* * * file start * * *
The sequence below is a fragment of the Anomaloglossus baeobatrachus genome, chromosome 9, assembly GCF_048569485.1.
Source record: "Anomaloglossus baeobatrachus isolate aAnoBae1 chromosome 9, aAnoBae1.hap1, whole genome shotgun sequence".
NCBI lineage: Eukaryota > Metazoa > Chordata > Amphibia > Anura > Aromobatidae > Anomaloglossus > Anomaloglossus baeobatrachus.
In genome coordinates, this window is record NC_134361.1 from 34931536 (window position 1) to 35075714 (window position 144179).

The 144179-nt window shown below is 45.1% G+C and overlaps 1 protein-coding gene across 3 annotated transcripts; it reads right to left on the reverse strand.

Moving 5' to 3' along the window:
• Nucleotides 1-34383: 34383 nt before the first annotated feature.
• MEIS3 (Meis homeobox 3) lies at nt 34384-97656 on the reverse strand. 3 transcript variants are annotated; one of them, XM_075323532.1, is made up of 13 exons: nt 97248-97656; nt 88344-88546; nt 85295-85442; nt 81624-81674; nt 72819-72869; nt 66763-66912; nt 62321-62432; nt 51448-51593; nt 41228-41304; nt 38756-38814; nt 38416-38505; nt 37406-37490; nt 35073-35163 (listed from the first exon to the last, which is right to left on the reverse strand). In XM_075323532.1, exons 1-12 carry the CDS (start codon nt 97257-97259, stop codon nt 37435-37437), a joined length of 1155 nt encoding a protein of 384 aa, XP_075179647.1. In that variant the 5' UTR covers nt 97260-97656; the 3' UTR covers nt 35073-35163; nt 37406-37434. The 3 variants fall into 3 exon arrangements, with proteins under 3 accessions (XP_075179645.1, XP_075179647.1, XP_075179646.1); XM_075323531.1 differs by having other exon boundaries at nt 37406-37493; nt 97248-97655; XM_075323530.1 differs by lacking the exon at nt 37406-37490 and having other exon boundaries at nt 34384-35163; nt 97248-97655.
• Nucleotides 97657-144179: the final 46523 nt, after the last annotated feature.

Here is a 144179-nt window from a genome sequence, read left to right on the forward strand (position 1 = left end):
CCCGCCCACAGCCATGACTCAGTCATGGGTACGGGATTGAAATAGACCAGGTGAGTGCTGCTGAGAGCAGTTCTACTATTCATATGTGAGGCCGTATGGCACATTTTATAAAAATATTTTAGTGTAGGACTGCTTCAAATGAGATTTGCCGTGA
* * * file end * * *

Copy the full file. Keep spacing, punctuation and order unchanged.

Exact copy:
The sequence below is a fragment of the Anomaloglossus baeobatrachus genome, chromosome 9, assembly GCF_048569485.1.
Source record: "Anomaloglossus baeobatrachus isolate aAnoBae1 chromosome 9, aAnoBae1.hap1, whole genome shotgun sequence".
NCBI lineage: Eukaryota > Metazoa > Chordata > Amphibia > Anura > Aromobatidae > Anomaloglossus > Anomaloglossus baeobatrachus.
In genome coordinates, this window is record NC_134361.1 from 34931536 (window position 1) to 35075714 (window position 144179).

The 144179-nt window shown below is 45.1% G+C and overlaps 1 protein-coding gene across 3 annotated transcripts; it reads right to left on the reverse strand.

Moving 5' to 3' along the window:
• Nucleotides 1-34383: 34383 nt before the first annotated feature.
• MEIS3 (Meis homeobox 3) lies at nt 34384-97656 on the reverse strand. 3 transcript variants are annotated; one of them, XM_075323532.1, is made up of 13 exons: nt 97248-97656; nt 88344-88546; nt 85295-85442; nt 81624-81674; nt 72819-72869; nt 66763-66912; nt 62321-62432; nt 51448-51593; nt 41228-41304; nt 38756-38814; nt 38416-38505; nt 37406-37490; nt 35073-35163 (listed from the first exon to the last, which is right to left on the reverse strand). In XM_075323532.1, exons 1-12 carry the CDS (start codon nt 97257-97259, stop codon nt 37435-37437), a joined length of 1155 nt encoding a protein of 384 aa, XP_075179647.1. In that variant the 5' UTR covers nt 97260-97656; the 3' UTR covers nt 35073-35163; nt 37406-37434. The 3 variants fall into 3 exon arrangements, with proteins under 3 accessions (XP_075179645.1, XP_075179647.1, XP_075179646.1); XM_075323531.1 differs by having other exon boundaries at nt 37406-37493; nt 97248-97655; XM_075323530.1 differs by lacking the exon at nt 37406-37490 and having other exon boundaries at nt 34384-35163; nt 97248-97655.
• Nucleotides 97657-144179: the final 46523 nt, after the last annotated feature.

Here is a 144179-nt window from a genome sequence, read left to right on the forward strand (position 1 = left end):
CCCGCCCACAGCCATGACTCAGTCATGGGTACGGGATTGAAATAGACCAGGTGAGTGCTGCTGAGAGCAGTTCTACTATTCATATGTGAGGCCGTATGGCACATTTTATAAAAATATTTTAGTGTAGGACTGCTTCAAATGAGATTTGCCGTGA